Given that so much of Edward Jones’ future growth and innovation potential rests on AI, the investment company recently expanded the remit of its CIO to oversee operations and AI. The restructuring is a natural extension of the CIO charter because so much of AI’s success is predicated on data, including identifying the right sources, building the right taxonomies, creating a solid data management foundation, and establishing robust governance policies, says Frank LaQuinta, Edward Jones CIO. Oversight of operations also makes sense under the CIO, LaQuinta adds, because AI is foundational for refreshing operations, including delivering end-to-end digital experiences, creating efficiencies through automation, and enabling better risk management.
“Eighteen months ago, AI was an interesting topic, but today, if you don’t have a plan to elevate experience via AI you are behind,” says LaQuinta. “We have a maniacal focus on maximizing the contribution of advanced intelligence, supported by AI. That could be making information available at the click of a button to help advisors be more efficient with their time or to serve clients better in a hyperpersonalized way.”
Foundry / CIO.com
Just as CIOs are central to helping companies understand and identify the use cases for AI, they also must set expectations accordingly given all the hype. Educating the enterprise on what’s possible, finding the right balance of innovation and alignment to strategic objectives, building the right skill sets, and covering all the security bases are some of the ways CIOs can ensure AI success.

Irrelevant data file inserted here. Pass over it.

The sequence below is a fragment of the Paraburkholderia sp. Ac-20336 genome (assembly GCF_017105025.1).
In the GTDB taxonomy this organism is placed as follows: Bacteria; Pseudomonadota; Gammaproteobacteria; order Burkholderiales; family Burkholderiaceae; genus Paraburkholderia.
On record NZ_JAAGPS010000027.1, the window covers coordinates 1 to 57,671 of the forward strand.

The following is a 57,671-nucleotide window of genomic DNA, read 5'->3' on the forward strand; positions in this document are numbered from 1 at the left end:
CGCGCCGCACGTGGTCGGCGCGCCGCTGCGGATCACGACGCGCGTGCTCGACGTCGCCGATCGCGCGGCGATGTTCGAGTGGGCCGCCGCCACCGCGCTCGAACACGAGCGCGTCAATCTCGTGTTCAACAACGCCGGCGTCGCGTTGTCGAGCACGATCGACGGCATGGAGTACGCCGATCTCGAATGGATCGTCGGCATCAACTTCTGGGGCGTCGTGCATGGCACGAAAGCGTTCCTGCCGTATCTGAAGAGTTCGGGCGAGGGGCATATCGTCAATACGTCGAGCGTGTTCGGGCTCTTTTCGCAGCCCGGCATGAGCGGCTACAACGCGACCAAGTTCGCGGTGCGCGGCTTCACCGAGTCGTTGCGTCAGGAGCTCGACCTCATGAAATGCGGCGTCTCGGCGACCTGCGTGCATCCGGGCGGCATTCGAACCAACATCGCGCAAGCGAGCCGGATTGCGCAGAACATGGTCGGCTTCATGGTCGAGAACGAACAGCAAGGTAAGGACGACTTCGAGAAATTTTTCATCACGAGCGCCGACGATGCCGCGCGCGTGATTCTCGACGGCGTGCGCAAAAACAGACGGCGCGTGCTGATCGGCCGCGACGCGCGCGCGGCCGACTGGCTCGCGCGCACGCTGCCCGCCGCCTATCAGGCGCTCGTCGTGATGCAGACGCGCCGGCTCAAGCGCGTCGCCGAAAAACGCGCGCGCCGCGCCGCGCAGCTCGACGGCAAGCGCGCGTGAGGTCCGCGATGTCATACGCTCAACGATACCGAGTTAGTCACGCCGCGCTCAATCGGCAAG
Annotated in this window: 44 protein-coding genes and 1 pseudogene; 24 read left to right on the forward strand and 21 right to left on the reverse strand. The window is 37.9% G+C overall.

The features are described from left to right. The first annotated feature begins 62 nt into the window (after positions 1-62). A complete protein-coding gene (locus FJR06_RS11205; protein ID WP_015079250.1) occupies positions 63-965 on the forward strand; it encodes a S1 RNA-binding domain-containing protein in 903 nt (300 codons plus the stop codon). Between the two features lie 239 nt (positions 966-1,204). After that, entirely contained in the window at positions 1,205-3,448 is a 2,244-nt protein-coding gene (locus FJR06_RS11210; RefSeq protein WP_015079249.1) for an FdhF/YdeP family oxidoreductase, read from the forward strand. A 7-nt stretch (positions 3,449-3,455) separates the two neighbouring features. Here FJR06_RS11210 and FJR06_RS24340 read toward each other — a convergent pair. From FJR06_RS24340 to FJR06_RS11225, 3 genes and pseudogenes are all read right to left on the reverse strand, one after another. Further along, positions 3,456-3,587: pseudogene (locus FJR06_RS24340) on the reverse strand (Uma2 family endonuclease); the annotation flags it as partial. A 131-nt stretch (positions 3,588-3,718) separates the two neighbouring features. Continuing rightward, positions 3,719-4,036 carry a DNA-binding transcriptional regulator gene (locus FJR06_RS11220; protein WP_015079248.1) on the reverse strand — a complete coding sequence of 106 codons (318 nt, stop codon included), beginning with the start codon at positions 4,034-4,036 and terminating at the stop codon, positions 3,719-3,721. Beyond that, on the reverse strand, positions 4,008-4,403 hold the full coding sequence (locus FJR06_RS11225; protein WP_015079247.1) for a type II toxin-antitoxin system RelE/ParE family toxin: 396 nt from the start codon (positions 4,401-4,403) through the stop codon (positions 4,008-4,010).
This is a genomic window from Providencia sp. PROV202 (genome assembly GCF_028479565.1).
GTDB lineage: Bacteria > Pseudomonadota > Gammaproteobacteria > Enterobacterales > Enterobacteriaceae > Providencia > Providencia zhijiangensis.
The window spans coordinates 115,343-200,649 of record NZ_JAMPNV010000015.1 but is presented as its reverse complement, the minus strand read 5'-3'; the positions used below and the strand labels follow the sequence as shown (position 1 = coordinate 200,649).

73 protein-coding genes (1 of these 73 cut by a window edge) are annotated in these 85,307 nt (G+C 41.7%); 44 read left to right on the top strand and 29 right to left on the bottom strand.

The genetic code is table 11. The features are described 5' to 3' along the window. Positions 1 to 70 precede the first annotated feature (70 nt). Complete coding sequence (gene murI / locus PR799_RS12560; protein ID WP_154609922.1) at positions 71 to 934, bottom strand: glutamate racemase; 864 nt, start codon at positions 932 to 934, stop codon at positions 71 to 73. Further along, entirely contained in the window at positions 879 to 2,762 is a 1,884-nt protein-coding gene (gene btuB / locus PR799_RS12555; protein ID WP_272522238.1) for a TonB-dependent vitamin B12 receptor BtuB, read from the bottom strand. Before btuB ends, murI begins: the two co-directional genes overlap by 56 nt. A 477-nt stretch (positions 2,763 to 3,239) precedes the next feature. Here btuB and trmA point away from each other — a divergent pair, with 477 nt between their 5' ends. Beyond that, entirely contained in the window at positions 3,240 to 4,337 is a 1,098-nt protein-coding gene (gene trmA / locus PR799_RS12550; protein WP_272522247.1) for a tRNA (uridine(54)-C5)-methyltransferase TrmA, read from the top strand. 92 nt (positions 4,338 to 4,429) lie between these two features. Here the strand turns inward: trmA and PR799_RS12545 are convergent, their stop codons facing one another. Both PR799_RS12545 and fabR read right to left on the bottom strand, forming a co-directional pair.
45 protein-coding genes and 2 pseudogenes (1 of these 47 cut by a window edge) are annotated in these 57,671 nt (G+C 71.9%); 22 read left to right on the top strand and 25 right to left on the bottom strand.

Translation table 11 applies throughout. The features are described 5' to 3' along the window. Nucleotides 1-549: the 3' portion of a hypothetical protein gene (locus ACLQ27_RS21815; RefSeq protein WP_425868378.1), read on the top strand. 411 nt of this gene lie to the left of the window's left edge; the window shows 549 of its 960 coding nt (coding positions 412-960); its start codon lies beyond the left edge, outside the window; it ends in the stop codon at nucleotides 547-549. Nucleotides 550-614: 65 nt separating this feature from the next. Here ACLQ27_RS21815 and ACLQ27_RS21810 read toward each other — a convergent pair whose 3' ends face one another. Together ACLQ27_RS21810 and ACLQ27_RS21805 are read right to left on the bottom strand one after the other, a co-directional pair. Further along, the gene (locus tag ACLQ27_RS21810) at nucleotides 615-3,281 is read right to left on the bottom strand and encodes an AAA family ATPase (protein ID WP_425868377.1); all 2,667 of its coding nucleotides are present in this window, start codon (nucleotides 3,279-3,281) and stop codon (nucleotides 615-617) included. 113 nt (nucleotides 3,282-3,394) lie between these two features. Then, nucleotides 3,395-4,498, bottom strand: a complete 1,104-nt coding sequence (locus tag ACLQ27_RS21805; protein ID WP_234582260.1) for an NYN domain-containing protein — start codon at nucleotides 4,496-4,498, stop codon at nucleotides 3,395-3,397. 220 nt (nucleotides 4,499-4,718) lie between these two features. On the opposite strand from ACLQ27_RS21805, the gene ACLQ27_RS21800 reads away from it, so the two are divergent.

“People have to understand that this isn’t just something you flip a switch on and overnight you transform how you work,” says Katrina Agusti, CIO at Carhartt. “You want people to understand and innovate with emerging technology, but there’s an element of slow rolling so people understand enough about it. It’s our job to continue to educate and level-set expectations.”
Frank LaQuinta, principal and CIO, Edward Jones
Frank LaQuinta / Edward Jones
One key hurdle to scaling AI initiatives is finding the right talent. Thirty-nine percent of survey respondents said finding AI/ML experts is a high priority for talent acquisition over the next six to 12 months along with cybersecurity talent, at 42%. The question is whether to bring in outside expertise or upskill existing employees — or more likely, pursuing a combination of both. Either way, respondents to this year’s survey are expecting obstacles in their path. Slightly more than a quarter (27%) anticipate difficulty finding professionals with the appropriate AI/ML skills followed up by cybersecurity (26%), data science/analytics (20%), and enterprise architecture (17%).
“Driving digital transformation means bringing in some type of new talent or upgrading existing talent and establishing titles that might not have ever existed,” says Tim Dickson, chief digital and information officer for Regal Rexnord, a manufacturer of electric motors and power transmission components. To gain traction in both internal and external talent pools, CIOs should showcase how their culture encourages growth and continuous learning — something Dickson accomplishes through regular IT town halls, hackathons, and lunch and learns with vendors.
Katrina Agusti, CIO, Carhartt